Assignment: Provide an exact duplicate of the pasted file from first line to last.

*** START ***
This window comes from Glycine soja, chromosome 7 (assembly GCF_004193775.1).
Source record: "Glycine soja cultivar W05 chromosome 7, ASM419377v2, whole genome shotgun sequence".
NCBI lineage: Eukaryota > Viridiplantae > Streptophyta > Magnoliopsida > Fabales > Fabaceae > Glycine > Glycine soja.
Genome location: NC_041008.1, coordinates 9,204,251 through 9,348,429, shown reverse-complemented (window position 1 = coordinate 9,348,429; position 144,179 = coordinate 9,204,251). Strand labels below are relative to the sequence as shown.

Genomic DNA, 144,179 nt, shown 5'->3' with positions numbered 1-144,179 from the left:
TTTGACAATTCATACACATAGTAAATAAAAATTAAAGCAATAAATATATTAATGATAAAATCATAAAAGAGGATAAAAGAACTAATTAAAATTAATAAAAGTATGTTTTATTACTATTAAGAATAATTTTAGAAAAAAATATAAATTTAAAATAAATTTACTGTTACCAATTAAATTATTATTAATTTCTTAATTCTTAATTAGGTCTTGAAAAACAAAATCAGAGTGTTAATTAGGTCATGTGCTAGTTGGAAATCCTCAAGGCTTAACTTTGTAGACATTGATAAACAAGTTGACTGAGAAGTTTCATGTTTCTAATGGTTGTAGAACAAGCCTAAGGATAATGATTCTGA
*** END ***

This window comes from Glycine soja, chromosome 7 (assembly GCF_004193775.1).
Source record: "Glycine soja cultivar W05 chromosome 7, ASM419377v2, whole genome shotgun sequence".
NCBI lineage: Eukaryota > Viridiplantae > Streptophyta > Magnoliopsida > Fabales > Fabaceae > Glycine > Glycine soja.
Genome location: NC_041008.1, coordinates 9,204,251 through 9,348,429, shown reverse-complemented (window position 1 = coordinate 9,348,429; position 144,179 = coordinate 9,204,251). Strand labels below are relative to the sequence as shown.

Genomic DNA, 144,179 nt, shown 5'->3' with positions numbered 1-144,179 from the left:
TTTGACAATTCATACACATAGTAAATAAAAATTAAAGCAATAAATATATTAATGATAAAATCATAAAAGAGGATAAAAGAACTAATTAAAATTAATAAAAGTATGTTTTATTACTATTAAGAATAATTTTAGAAAAAAATATAAATTTAAAATAAATTTACTGTTACCAATTAAATTATTATTAATTTCTTAATTCTTAATTAGGTCTTGAAAAACAAAATCAGAGTGTTAATTAGGTCATGTGCTAGTTGGAAATCCTCAAGGCTTAACTTTGTAGACATTGATAAACAAGTTGACTGAGAAGTTTCATGTTTCTAATGGTTGTAGAACAAGCCTAAGGATAATGATTCTGA